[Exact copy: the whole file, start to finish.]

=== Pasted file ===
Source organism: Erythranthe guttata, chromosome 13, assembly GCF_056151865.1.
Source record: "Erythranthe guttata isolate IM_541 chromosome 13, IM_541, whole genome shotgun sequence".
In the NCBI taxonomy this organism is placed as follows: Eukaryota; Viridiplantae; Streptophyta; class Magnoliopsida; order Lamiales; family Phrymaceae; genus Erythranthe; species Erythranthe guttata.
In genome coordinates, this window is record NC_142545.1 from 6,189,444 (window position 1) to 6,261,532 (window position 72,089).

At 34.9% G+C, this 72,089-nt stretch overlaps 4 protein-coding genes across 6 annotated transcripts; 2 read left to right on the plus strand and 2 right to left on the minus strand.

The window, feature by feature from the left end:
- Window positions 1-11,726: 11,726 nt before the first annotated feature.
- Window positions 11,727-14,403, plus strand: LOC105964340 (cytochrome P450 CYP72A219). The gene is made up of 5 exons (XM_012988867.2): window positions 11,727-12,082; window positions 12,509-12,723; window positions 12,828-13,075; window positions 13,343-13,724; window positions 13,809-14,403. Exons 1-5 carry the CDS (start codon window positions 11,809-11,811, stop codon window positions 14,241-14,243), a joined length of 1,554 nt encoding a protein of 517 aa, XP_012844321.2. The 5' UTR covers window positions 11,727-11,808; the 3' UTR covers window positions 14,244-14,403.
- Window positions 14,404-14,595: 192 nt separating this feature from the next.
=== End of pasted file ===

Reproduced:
Source organism: Erythranthe guttata, chromosome 13, assembly GCF_056151865.1.
Source record: "Erythranthe guttata isolate IM_541 chromosome 13, IM_541, whole genome shotgun sequence".
In the NCBI taxonomy this organism is placed as follows: Eukaryota; Viridiplantae; Streptophyta; class Magnoliopsida; order Lamiales; family Phrymaceae; genus Erythranthe; species Erythranthe guttata.
In genome coordinates, this window is record NC_142545.1 from 6,189,444 (window position 1) to 6,261,532 (window position 72,089).

At 34.9% G+C, this 72,089-nt stretch overlaps 4 protein-coding genes across 6 annotated transcripts; 2 read left to right on the plus strand and 2 right to left on the minus strand.

The window, feature by feature from the left end:
- Window positions 1-11,726: 11,726 nt before the first annotated feature.
- Window positions 11,727-14,403, plus strand: LOC105964340 (cytochrome P450 CYP72A219). The gene is made up of 5 exons (XM_012988867.2): window positions 11,727-12,082; window positions 12,509-12,723; window positions 12,828-13,075; window positions 13,343-13,724; window positions 13,809-14,403. Exons 1-5 carry the CDS (start codon window positions 11,809-11,811, stop codon window positions 14,241-14,243), a joined length of 1,554 nt encoding a protein of 517 aa, XP_012844321.2. The 5' UTR covers window positions 11,727-11,808; the 3' UTR covers window positions 14,244-14,403.
- Window positions 14,404-14,595: 192 nt separating this feature from the next.